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The U.S. Capitol as seen on May 8, 2019.

The U.S. Capitol as seen on May 8, 2019. (Carlos Bongioanni/Stars and Stripes)

WASHINGTON — The House Armed Services Committee agreed Wednesday to exceed the Biden administration’s fiscal 2023 defense spending plan by $37 billion, setting up a potential clash with senators who want to increase the budget even more.

Committee members, led by a monthslong push by Republicans, voted 42-17 in support of the overall increase, citing record inflation, the immediate threat of Russian aggression and China’s rising military power. The increase is $8 billion less than the $847 billion bill approved last week by the Senate Armed Services Committee.

“In our current threat environment … it’s time to grow out military, not shrink our military,” said Rep. Elaine Luria, D-Va.

She said she hoped the ultimate agreement for the 2023 National Defense Authorization Act, which sets policy and funding levels for the military, will be “somewhat north” of the $37 billion boost.

The White House requested $813 billion for national defense next fiscal year, including $773 billion for the Pentagon. The House panel’s adopted amendment authorizes extra money for military construction, fuel, bonuses and other support to offset inflation as well as additional ships and aircraft and more aid for Ukraine.

Rep. Adam Smith, D-Wash., the committee’s chairman, argued against bumping up the budget he had proposed — $802.4 billion — and said lawmakers need to focus on quality rather than quantity.

“I care as much about how the money is spent as I do about how much is spent,” he said. “I think making sure the Pentagon has some fiscal discipline and is forced to make tough decisions and not just always rely on another pot of money coming along is crucial for modernization.”

Rep. Jackie Speier, D-Calif., took issue with the amendment’s plan to save five Freedom-class littoral combat ships that the Navy wanted to retire. She described the ships as “lemons” that are plagued with functionality problems and cost $59 million a year each to maintain.

“This is ridiculous and it’s shameful that we are restoring five of these decommissioned ships into service when all we’re going to do is spend money towing them back to port,” Speier said before voting against the overall budget increase.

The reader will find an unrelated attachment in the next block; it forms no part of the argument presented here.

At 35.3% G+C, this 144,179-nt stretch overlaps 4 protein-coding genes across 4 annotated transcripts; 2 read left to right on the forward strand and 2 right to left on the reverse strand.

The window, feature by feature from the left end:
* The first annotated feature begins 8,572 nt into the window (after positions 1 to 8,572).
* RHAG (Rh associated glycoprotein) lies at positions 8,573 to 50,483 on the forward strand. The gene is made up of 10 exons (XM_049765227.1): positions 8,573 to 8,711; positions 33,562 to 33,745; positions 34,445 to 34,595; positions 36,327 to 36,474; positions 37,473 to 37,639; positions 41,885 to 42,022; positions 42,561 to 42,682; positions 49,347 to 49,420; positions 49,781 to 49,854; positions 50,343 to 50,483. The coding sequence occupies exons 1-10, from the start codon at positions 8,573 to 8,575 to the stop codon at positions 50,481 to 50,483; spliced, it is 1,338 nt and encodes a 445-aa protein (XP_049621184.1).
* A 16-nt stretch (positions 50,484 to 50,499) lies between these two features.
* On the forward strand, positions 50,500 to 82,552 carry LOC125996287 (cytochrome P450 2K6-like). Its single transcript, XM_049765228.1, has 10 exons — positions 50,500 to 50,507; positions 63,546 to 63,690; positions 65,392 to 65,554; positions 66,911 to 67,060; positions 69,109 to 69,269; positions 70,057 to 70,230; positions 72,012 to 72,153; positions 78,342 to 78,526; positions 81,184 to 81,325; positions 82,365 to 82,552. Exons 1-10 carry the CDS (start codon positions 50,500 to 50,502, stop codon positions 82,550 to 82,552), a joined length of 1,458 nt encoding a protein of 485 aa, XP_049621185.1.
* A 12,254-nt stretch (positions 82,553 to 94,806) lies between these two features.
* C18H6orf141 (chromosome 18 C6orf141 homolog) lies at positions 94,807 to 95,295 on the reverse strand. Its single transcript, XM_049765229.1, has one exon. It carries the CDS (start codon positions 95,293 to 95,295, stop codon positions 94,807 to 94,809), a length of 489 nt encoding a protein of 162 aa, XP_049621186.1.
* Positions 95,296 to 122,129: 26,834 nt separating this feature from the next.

The amendment authorizes $318 million for the cost of restoring the ships. It also earmarks $660 million for eight additional F/A-18s jets, $1.3 billion for nine more Navy and U.S. Marine Corps aircraft than requested, $1.2 billion for additional air and missile defense systems as well as other weapons and systems procurements.

Provisions in the amendment specifically target the effect of inflation on service members and the Defense Department, authorizing $3.5 billion to keep pace with military construction costs, $2.5 billion to offset the rising cost of fuel and $1.4 billion for bonuses, commissary subsidies and other financial support for personnel. The amendment also authorizes $1 billion for the Ukraine Security Assistance Initiative and supports costs for planning troop presence in Europe on NATO’s eastern flank.

House lawmakers also voted Wednesday to add another amendment requiring TRICARE, the military’s health insurance, to provide free contraceptives to service members, their spouses and dependents. The Affordable Care Act eliminated copays and deductibles for contraception under most commercial health plans for civilians in 2012.

“Why are we burdening our service members with this additional cost, which can be significant, when we pay them little as it is,” said amendment sponsor Speier. “This is about fundamental fairness.”

Another approved amendment called for the secretary of the Army to establish gender-neutral fitness standards that are higher for soldiers likely to see combat than those with less physical jobs. The Senate panel approved a similar proposal last week.

“It is obvious that a 100-pound artillery shell or a 150-pound rucksack or a 200-pound soldier that has to be moved to the top of a hill is different than using a keyboard,” said Rep. Mike Waltz, R-Fla., the amendment’s sponsor. “At the end of the day, this is about the standards that all Americans who want to serve this country need to meet to win wars. The jobs are different, and therefore they should have different standards.”

Other amendments adopted Wednesday pave the way for the creation of a Space National Guard and authorize $45 million to continue the development of a sea-launched cruise missile program that President Joe Biden’s administration had wanted to scrap.

As the House Armed Services Committee continued deliberations Wednesday, the House Appropriations Committee voted to approve $761 billion for defense spending that is in line with the White House’s budget request. Congress will spend the next few months reconciling the differences in priorities and funding before bringing a final bill to a floor vote.

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Svetlana Shkolnikova covers Congress for Stars and Stripes. She previously worked with the House Foreign Affairs Committee as an American Political Science Association Congressional Fellow and spent four years as a general assignment reporter for The Record newspaper in New Jersey and the USA Today Network. A native of Belarus, she has also reported from Moscow, Russia.
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